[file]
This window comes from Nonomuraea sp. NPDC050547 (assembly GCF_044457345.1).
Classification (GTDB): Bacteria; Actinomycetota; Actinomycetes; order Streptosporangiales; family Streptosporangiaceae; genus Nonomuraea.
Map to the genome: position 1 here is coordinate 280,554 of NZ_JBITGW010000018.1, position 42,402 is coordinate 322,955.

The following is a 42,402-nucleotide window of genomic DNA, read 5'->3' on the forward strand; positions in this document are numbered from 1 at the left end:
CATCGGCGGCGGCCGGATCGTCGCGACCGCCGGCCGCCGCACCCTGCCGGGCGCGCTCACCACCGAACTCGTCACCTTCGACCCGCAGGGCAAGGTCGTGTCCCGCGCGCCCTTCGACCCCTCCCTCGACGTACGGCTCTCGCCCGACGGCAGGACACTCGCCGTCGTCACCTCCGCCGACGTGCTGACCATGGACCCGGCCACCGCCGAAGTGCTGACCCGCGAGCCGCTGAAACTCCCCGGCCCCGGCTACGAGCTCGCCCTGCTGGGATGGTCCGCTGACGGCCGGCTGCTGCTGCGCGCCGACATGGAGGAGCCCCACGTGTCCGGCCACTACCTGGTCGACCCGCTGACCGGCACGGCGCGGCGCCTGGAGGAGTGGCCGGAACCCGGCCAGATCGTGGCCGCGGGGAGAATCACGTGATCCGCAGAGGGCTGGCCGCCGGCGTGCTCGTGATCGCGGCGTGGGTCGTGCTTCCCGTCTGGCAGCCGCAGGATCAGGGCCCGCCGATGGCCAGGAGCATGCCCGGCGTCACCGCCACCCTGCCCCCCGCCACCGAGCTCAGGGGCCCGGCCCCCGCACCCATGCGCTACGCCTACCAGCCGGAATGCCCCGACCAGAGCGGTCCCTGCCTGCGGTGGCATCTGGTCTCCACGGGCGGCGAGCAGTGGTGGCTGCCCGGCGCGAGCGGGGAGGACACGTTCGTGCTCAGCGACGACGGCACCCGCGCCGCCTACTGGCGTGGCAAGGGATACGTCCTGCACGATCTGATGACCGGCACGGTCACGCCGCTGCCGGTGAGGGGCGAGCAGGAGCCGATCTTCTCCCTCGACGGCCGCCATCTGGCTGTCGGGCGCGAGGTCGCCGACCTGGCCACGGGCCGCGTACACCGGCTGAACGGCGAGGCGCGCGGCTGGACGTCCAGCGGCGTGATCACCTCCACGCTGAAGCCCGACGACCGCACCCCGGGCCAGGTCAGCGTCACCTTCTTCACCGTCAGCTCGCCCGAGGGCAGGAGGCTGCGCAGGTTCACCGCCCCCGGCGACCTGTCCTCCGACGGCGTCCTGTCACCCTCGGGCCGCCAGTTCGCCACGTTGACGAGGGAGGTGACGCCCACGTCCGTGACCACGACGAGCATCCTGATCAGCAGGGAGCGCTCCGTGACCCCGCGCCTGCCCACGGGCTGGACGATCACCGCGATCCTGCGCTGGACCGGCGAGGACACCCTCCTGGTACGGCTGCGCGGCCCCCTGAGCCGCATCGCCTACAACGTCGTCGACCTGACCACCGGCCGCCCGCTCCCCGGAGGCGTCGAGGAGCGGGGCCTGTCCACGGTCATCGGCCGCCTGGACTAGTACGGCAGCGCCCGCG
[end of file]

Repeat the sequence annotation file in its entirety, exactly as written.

This window comes from Nonomuraea sp. NPDC050547 (assembly GCF_044457345.1).
Classification (GTDB): Bacteria; Actinomycetota; Actinomycetes; order Streptosporangiales; family Streptosporangiaceae; genus Nonomuraea.
Map to the genome: position 1 here is coordinate 280,554 of NZ_JBITGW010000018.1, position 42,402 is coordinate 322,955.

The following is a 42,402-nucleotide window of genomic DNA, read 5'->3' on the forward strand; positions in this document are numbered from 1 at the left end:
CATCGGCGGCGGCCGGATCGTCGCGACCGCCGGCCGCCGCACCCTGCCGGGCGCGCTCACCACCGAACTCGTCACCTTCGACCCGCAGGGCAAGGTCGTGTCCCGCGCGCCCTTCGACCCCTCCCTCGACGTACGGCTCTCGCCCGACGGCAGGACACTCGCCGTCGTCACCTCCGCCGACGTGCTGACCATGGACCCGGCCACCGCCGAAGTGCTGACCCGCGAGCCGCTGAAACTCCCCGGCCCCGGCTACGAGCTCGCCCTGCTGGGATGGTCCGCTGACGGCCGGCTGCTGCTGCGCGCCGACATGGAGGAGCCCCACGTGTCCGGCCACTACCTGGTCGACCCGCTGACCGGCACGGCGCGGCGCCTGGAGGAGTGGCCGGAACCCGGCCAGATCGTGGCCGCGGGGAGAATCACGTGATCCGCAGAGGGCTGGCCGCCGGCGTGCTCGTGATCGCGGCGTGGGTCGTGCTTCCCGTCTGGCAGCCGCAGGATCAGGGCCCGCCGATGGCCAGGAGCATGCCCGGCGTCACCGCCACCCTGCCCCCCGCCACCGAGCTCAGGGGCCCGGCCCCCGCACCCATGCGCTACGCCTACCAGCCGGAATGCCCCGACCAGAGCGGTCCCTGCCTGCGGTGGCATCTGGTCTCCACGGGCGGCGAGCAGTGGTGGCTGCCCGGCGCGAGCGGGGAGGACACGTTCGTGCTCAGCGACGACGGCACCCGCGCCGCCTACTGGCGTGGCAAGGGATACGTCCTGCACGATCTGATGACCGGCACGGTCACGCCGCTGCCGGTGAGGGGCGAGCAGGAGCCGATCTTCTCCCTCGACGGCCGCCATCTGGCTGTCGGGCGCGAGGTCGCCGACCTGGCCACGGGCCGCGTACACCGGCTGAACGGCGAGGCGCGCGGCTGGACGTCCAGCGGCGTGATCACCTCCACGCTGAAGCCCGACGACCGCACCCCGGGCCAGGTCAGCGTCACCTTCTTCACCGTCAGCTCGCCCGAGGGCAGGAGGCTGCGCAGGTTCACCGCCCCCGGCGACCTGTCCTCCGACGGCGTCCTGTCACCCTCGGGCCGCCAGTTCGCCACGTTGACGAGGGAGGTGACGCCCACGTCCGTGACCACGACGAGCATCCTGATCAGCAGGGAGCGCTCCGTGACCCCGCGCCTGCCCACGGGCTGGACGATCACCGCGATCCTGCGCTGGACCGGCGAGGACACCCTCCTGGTACGGCTGCGCGGCCCCCTGAGCCGCATCGCCTACAACGTCGTCGACCTGACCACCGGCCGCCCGCTCCCCGGAGGCGTCGAGGAGCGGGGCCTGTCCACGGTCATCGGCCGCCTGGACTAGTACGGCAGCGCCCGCG